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‘A shabby mess’: Barcelona might ban ‘offensive’ and ‘tasteless’ souvenirs

This would include products that contain “homophobic or sexist” content.
This would include products that contain “homophobic or sexist” content. Copyright Chris Linnett
Copyright Chris Linnett
By Rebecca Ann Hughes
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This would include products that contain “homophobic or sexist” content.


From phallic bottle openers to branded shot glasses, tacky souvenirs are never hard to find in a tourist hotspot. 

But one European city is looking to bring in regulations on just how tasteless these gifts can be. 

Barcelona city council is considering banning the display and sale of souvenirs that are “offensive or in bad taste”.

This would include products that contain “homophobic or sexist” content. 

One local councillor has called the stalls and shops touting these wares a “shabby mess” that “degrade” the city.

Barcelona souvenirs ‘degrade’ the city

Councillor Jordi Coronas has criticised the poor taste of souvenirs on display in the streets of Ciutat Vella, the oldest neighbourhoods in the city of Barcelona

These include "penises with the Barcelona brand and t-shirts with sexist, homophobic or simply bad taste messages. 

“[They] devaluethe most visited streets in Barcelona," Coronas said. “They are a shabby mess, which degrades the image of Barcelona as a tourist destination.”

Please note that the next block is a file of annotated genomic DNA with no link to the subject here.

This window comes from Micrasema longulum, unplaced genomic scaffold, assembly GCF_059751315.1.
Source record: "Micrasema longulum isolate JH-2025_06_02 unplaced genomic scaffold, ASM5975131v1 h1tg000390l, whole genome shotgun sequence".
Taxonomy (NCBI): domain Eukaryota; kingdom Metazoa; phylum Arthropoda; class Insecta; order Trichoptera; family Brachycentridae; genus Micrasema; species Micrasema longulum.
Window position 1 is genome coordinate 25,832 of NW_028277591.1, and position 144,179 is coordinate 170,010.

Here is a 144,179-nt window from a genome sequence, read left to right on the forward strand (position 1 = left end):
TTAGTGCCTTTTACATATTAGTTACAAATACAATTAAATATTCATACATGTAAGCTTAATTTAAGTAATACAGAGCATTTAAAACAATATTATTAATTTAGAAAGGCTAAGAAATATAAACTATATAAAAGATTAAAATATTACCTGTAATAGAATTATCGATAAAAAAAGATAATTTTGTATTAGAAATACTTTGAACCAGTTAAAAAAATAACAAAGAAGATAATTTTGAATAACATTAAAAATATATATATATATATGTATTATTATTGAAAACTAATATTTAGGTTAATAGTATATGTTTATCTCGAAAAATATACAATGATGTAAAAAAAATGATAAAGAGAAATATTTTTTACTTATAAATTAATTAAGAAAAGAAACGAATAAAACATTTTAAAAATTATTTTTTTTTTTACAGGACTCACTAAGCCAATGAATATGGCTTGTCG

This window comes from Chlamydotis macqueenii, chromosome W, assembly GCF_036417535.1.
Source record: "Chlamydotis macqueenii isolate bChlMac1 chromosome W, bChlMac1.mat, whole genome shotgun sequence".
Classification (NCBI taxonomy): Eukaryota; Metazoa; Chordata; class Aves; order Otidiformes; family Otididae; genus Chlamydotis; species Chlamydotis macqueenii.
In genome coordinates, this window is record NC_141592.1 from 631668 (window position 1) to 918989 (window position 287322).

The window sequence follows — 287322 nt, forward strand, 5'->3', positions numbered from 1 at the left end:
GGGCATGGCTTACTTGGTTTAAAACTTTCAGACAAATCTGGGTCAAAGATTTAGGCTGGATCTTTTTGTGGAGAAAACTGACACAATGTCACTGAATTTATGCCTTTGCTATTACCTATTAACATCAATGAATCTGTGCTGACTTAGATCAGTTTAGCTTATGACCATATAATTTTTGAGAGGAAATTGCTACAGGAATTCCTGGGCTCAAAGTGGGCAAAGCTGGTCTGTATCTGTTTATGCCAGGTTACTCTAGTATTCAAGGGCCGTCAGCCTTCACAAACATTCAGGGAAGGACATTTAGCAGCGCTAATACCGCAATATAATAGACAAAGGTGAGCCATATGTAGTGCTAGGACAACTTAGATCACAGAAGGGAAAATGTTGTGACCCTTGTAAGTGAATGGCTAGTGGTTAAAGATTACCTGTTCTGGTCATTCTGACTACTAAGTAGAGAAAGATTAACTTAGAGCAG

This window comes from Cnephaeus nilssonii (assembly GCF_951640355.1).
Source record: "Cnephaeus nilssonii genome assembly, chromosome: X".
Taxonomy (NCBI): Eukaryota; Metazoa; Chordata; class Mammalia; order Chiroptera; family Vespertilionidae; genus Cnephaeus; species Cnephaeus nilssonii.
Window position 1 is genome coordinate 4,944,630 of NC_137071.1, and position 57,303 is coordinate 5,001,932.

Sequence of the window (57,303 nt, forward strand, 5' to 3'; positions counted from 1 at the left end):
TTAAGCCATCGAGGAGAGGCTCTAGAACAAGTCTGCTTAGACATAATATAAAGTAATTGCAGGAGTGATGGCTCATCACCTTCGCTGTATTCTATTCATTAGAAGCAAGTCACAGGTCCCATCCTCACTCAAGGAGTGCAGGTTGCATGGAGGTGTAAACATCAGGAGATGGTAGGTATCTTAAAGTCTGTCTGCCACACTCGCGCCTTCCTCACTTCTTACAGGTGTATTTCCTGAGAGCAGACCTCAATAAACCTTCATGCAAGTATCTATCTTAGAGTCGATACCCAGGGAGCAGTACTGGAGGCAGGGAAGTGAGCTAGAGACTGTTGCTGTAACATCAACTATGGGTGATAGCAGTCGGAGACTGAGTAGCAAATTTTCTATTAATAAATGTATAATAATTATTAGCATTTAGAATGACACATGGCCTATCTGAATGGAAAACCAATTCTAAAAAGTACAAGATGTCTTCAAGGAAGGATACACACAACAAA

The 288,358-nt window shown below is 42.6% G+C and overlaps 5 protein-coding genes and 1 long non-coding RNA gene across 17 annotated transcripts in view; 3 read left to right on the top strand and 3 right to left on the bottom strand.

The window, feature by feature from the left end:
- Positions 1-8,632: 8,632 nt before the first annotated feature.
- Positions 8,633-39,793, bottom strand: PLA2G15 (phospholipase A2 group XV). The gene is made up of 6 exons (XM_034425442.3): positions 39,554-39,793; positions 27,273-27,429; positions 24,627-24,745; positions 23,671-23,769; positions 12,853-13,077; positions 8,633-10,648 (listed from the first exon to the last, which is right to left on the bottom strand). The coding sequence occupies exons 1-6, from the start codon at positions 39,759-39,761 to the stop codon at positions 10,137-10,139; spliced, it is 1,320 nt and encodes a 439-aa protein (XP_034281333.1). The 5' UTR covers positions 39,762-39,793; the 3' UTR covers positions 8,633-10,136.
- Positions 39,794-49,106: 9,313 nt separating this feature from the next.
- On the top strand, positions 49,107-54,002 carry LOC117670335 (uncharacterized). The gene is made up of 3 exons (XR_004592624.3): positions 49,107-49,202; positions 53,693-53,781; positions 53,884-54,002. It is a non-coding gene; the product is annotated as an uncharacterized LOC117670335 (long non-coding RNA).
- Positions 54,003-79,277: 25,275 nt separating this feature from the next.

Barcelona considers banning ‘tasteless’ souvenirs

Earlier this week, Coronas and other councillors put forward their proposal to regulate souvenirs

The motion by the pro-independence party Esquerra was approved by the economic commission of the city council, allowing them to look into prohibiting "offensive" souvenirs. 

It comes just a week before Pride celebrations will kick off in the city. 

Barcelona’s deputy mayor for economy, Jordi Valls, reportedly supports the initiative and has promised that the city government would examine ways to limit the display and sale of tasteless souvenirs. 

However, he cautioned that concrete rules would be difficult to bring in as current regulations cannot set any “regulatory criteria on the content or aesthetic quality of the souvenir.”

“It is difficult to standardise it because what is considered in bad taste is a matter of very high subjectivity,” he said.

Coronas has reportedly advocated for an “imaginative solution” to overcome difficulties in introducing the ban.

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